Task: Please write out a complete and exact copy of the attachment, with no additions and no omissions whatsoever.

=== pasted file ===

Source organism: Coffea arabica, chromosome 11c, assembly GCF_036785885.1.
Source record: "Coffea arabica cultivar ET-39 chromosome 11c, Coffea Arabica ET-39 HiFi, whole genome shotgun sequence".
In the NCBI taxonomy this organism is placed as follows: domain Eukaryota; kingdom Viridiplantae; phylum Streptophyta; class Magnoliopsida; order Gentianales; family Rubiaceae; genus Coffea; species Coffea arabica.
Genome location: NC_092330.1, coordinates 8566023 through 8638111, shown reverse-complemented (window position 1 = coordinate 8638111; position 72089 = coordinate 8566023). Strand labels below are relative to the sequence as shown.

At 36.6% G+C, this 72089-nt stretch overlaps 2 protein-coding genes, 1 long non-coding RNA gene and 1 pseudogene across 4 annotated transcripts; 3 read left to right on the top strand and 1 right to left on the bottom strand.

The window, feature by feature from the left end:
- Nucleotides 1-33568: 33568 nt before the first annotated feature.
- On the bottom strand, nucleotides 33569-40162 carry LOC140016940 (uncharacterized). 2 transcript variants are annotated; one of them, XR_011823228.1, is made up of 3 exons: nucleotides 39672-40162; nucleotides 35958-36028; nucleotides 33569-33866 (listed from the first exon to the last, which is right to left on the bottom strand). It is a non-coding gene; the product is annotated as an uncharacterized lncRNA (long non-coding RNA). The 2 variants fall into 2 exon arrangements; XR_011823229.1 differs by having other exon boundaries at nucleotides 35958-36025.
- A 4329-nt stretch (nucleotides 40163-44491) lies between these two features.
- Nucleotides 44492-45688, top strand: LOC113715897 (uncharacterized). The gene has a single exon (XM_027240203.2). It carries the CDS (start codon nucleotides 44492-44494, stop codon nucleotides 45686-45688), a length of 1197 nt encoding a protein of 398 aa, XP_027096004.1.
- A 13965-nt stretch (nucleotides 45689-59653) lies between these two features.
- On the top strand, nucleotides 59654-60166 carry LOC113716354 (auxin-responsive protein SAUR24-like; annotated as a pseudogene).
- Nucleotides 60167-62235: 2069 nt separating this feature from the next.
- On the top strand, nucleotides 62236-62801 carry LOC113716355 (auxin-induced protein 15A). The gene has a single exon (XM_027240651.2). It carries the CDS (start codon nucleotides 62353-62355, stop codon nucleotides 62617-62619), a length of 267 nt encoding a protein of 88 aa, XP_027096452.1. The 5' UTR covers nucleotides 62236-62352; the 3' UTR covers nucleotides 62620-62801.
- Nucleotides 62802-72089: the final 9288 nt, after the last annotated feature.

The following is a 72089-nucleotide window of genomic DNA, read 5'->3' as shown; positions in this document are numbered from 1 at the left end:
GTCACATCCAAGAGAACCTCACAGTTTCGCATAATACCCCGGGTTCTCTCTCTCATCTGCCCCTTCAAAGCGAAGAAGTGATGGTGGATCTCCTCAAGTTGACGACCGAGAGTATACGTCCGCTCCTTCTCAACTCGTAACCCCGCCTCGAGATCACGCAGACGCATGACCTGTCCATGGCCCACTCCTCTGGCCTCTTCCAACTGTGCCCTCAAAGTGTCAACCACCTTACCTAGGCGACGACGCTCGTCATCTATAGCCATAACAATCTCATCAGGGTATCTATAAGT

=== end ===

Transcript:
Source organism: Coffea arabica, chromosome 11c, assembly GCF_036785885.1.
Source record: "Coffea arabica cultivar ET-39 chromosome 11c, Coffea Arabica ET-39 HiFi, whole genome shotgun sequence".
In the NCBI taxonomy this organism is placed as follows: domain Eukaryota; kingdom Viridiplantae; phylum Streptophyta; class Magnoliopsida; order Gentianales; family Rubiaceae; genus Coffea; species Coffea arabica.
Genome location: NC_092330.1, coordinates 8566023 through 8638111, shown reverse-complemented (window position 1 = coordinate 8638111; position 72089 = coordinate 8566023). Strand labels below are relative to the sequence as shown.

At 36.6% G+C, this 72089-nt stretch overlaps 2 protein-coding genes, 1 long non-coding RNA gene and 1 pseudogene across 4 annotated transcripts; 3 read left to right on the top strand and 1 right to left on the bottom strand.

The window, feature by feature from the left end:
- Nucleotides 1-33568: 33568 nt before the first annotated feature.
- On the bottom strand, nucleotides 33569-40162 carry LOC140016940 (uncharacterized). 2 transcript variants are annotated; one of them, XR_011823228.1, is made up of 3 exons: nucleotides 39672-40162; nucleotides 35958-36028; nucleotides 33569-33866 (listed from the first exon to the last, which is right to left on the bottom strand). It is a non-coding gene; the product is annotated as an uncharacterized lncRNA (long non-coding RNA). The 2 variants fall into 2 exon arrangements; XR_011823229.1 differs by having other exon boundaries at nucleotides 35958-36025.
- A 4329-nt stretch (nucleotides 40163-44491) lies between these two features.
- Nucleotides 44492-45688, top strand: LOC113715897 (uncharacterized). The gene has a single exon (XM_027240203.2). It carries the CDS (start codon nucleotides 44492-44494, stop codon nucleotides 45686-45688), a length of 1197 nt encoding a protein of 398 aa, XP_027096004.1.
- A 13965-nt stretch (nucleotides 45689-59653) lies between these two features.
- On the top strand, nucleotides 59654-60166 carry LOC113716354 (auxin-responsive protein SAUR24-like; annotated as a pseudogene).
- Nucleotides 60167-62235: 2069 nt separating this feature from the next.
- On the top strand, nucleotides 62236-62801 carry LOC113716355 (auxin-induced protein 15A). The gene has a single exon (XM_027240651.2). It carries the CDS (start codon nucleotides 62353-62355, stop codon nucleotides 62617-62619), a length of 267 nt encoding a protein of 88 aa, XP_027096452.1. The 5' UTR covers nucleotides 62236-62352; the 3' UTR covers nucleotides 62620-62801.
- Nucleotides 62802-72089: the final 9288 nt, after the last annotated feature.

The following is a 72089-nucleotide window of genomic DNA, read 5'->3' as shown; positions in this document are numbered from 1 at the left end:
GTCACATCCAAGAGAACCTCACAGTTTCGCATAATACCCCGGGTTCTCTCTCTCATCTGCCCCTTCAAAGCGAAGAAGTGATGGTGGATCTCCTCAAGTTGACGACCGAGAGTATACGTCCGCTCCTTCTCAACTCGTAACCCCGCCTCGAGATCACGCAGACGCATGACCTGTCCATGGCCCACTCCTCTGGCCTCTTCCAACTGTGCCCTCAAAGTGTCAACCACCTTACCTAGGCGACGACGCTCGTCATCTATAGCCATAACAATCTCATCAGGGTATCTATAAGT